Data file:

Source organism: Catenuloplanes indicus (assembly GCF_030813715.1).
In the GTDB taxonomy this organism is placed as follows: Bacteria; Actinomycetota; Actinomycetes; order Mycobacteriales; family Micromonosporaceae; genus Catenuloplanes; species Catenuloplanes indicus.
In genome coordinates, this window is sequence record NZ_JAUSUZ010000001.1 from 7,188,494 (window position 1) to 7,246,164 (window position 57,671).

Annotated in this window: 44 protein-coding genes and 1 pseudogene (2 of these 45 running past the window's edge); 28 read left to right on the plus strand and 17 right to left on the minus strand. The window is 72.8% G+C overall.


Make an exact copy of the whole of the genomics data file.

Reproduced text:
Source organism: Catenuloplanes indicus (assembly GCF_030813715.1).
In the GTDB taxonomy this organism is placed as follows: Bacteria; Actinomycetota; Actinomycetes; order Mycobacteriales; family Micromonosporaceae; genus Catenuloplanes; species Catenuloplanes indicus.
In genome coordinates, this window is sequence record NZ_JAUSUZ010000001.1 from 7,188,494 (window position 1) to 7,246,164 (window position 57,671).

Annotated in this window: 44 protein-coding genes and 1 pseudogene (2 of these 45 running past the window's edge); 28 read left to right on the plus strand and 17 right to left on the minus strand. The window is 72.8% G+C overall.